The Guardian August 13, 2003


Venezuela "Bolivarian Revolution" stands stronger

by Greg Godwin

Venezuelan President Hugo Chavez is an advocate for the poor and working 
people, enjoying the votes of over half of his countrymen and women in 
every election. This infuriates the wealthy and powerful in Caracas and 
Washington, DC, as does his friendship with Cuban President Fidel 
Castro.

In one of the most remarkable events of the new millennium, Chavez 
supporters among the poor, the working classes and the military overturned 
a carefully planned and internationally-supported counter-revolution. 
Within 48 hours, Chavez was returned to power in April 2002.

But the counter-revolutionaries were not through. The Venezuelan upper 
classes, along with some corrupt elements of the labour movement, closed 
businesses in a lockout/strike, including in the decisively important oil 
industry.

They were convinced that the masses, largely darker skinned people of 
African and Indigenous origin, were incapable of organising and sustaining 
economic life. (Chavez himself is dark skinned.)

This lockout/strike, they announced, would force Chavez's resignation.

While nominally state-owned, PDVSA  the state oil monopoly  was a nest 
of corruption and privilege. Earnings in 2001 were US$52.1 billion, but 
transfers to the government were only US$11 billion.

Despite a crippling two-month period of belligerence and sabotage, 
cheerfully and generously encouraged by the wealthiest capitalist 
countries, Chavez and the Venezuelan people held firm against this rising.

Today the "Bolivarian Revolution" stands stronger than ever, serving as a 
beacon to the leftist trends in Brazil, Argentina and Ecuador and as a 
bulwark against the manoeuvres of US imperialism and reaction in Colombia.

Still, the full truth and meaning of this victory have not been widely 
exposed. Most writers accept the dire prediction that the strike has 
permanently wrecked the Venezuelan economy. The reality is vastly 
different.

Since the lockout/strike ended, oil production has been restored to the 
same or nearly-the-same levels as before the work stoppage.

In a heroic effort requiring dedication and political understanding, the 
Venezuelan oil workers, with just over half of the pre-lockout/strike 
workforce, fought to restore full production.

By late April, Standard and Poor's had raised Venezuela's rating from poor 
to stable. Other capitalist institutions, Credit Suisse First Boston and 
Merrill Lynch followed suit, raising Venezuela's debt status, though you 
would not know this from hysterical press accounts of economic disaster.

As the economy stabilises and begins to grow again, the Chavez Government 
has imposed foreign currency controls to impede the withdrawal of dollars 
from the economy, a tactic widely used to destabilise leftist governments.

As a result of this restriction and the reorganisation of the state-run oil 
company, Venezuela has over US$15 billion in foreign currency reserves. 
Based on these impressive results, the UN's World Economic and Social 
Report projects a healthy growth in the Venezuelan economy of 8.5 percent 
in 2004.

Rather than relying upon the business classes, which attempted to strangle 
the revolution, the Chavistas are using the currency reserves to import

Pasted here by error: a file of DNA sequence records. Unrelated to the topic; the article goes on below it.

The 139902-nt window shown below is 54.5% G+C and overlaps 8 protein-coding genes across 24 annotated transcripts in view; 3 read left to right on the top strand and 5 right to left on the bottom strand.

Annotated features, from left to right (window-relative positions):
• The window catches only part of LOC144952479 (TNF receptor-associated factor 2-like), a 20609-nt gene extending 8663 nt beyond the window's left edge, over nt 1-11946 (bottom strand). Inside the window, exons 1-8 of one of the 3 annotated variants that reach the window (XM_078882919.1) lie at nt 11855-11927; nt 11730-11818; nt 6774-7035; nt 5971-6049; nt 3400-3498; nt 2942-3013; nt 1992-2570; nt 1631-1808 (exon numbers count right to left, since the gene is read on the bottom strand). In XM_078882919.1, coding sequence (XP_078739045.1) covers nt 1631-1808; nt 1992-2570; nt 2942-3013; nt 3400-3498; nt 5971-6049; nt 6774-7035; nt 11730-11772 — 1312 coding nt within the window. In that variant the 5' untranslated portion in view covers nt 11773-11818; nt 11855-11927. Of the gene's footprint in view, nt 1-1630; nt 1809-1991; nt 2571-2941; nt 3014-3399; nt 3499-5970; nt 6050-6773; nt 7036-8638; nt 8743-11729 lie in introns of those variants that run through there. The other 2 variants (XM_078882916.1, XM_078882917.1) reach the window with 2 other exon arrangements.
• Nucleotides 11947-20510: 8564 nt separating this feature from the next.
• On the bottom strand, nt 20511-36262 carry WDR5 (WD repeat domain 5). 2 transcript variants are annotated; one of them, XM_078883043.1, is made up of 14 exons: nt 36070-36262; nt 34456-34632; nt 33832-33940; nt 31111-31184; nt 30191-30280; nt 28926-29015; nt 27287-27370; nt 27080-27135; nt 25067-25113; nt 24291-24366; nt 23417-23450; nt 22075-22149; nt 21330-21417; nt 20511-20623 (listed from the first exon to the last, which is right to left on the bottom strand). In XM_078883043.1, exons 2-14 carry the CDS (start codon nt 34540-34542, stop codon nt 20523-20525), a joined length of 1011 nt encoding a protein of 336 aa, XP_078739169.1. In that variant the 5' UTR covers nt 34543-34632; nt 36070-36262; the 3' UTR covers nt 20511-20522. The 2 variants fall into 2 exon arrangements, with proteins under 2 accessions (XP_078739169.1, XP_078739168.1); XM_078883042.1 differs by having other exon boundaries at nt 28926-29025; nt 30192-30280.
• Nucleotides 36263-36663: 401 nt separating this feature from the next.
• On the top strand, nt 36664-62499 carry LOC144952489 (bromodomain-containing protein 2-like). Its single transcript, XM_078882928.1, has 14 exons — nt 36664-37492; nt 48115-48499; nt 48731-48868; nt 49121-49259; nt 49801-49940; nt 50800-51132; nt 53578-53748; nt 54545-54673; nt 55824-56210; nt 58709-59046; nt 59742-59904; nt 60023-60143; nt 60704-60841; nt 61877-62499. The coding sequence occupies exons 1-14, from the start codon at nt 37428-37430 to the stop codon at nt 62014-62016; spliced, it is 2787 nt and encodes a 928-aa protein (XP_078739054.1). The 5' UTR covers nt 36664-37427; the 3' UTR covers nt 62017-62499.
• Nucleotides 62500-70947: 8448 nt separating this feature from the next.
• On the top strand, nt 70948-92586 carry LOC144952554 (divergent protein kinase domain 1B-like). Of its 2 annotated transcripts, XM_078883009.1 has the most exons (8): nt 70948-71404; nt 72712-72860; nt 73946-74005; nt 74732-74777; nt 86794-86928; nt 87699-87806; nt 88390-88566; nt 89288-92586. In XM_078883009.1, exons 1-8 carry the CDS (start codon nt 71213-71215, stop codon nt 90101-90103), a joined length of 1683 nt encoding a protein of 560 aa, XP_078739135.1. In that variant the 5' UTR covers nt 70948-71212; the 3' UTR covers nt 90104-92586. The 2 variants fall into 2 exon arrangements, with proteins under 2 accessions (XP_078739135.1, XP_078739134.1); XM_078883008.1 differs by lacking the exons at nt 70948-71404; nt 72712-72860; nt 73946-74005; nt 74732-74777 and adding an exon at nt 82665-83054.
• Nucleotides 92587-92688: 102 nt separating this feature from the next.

goods, like meats from Paraguay, and offer them at subsidised prices to the 
poor and working class. In March alone, public spending rose 74 percent 
against the same month in 2002.

Through an exchange program, Cuban professionals are addressing the medical 
and educational needs of the people. Much land has been redistributed and 
the Government has encouraged co-operatives.

Chavez has masterfully included the military in these revolutionary 
initiatives. Newspaper accounts have reported officers liberating hoards of 
goods purposely held back from the market to disrupt the economy.

Early in July, the revolutionary government imposed a mandatory 10 percent 
wage increase for nearly three million Venezuelan workers. Another 20 
percent increase will go into effect in October. This has brought a violent 
outcry from Venezuela's elites.

In response to employers who have threatened to lay off workers in the face 
of the wage increases, President Chavez has extended a freeze on layoffs 
through the end of the year.

While the people of Venezuela are continuing their march towards social 
justice, the enemies of this revolution will fight desperately and 
ruthlessly, no doubt welcoming any provocation that will draw the attention 
of their powerful northern neighbour, the US.

The opposition is currently seeking a referendum to overturn the electoral 
process that strengthened Chavez's mandate. The establishment press 
professes a fear of economic collapse, but their real fear is the successes 
of the Bolivarian program.

Many correctly see the struggle in Venezuela as a fight for self-
determination and democracy. But it is also a victory against counter-
revolution and economic blackmail, unleashing a profound social revolution 
in this impoverished country.

Some will see parallels with the early stages of the Cuban revolution, 
where upper class intransigence and foreign intervention spurred the 
strengthening and deepening of people's power. And like that struggle, the 
Venezuelan revolution's success will require the support and solidarity of 
honest people everywhere.

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The author can be reached at ggodels@earthlink.net People's Weekly World, newspaper of Communist Party, USA

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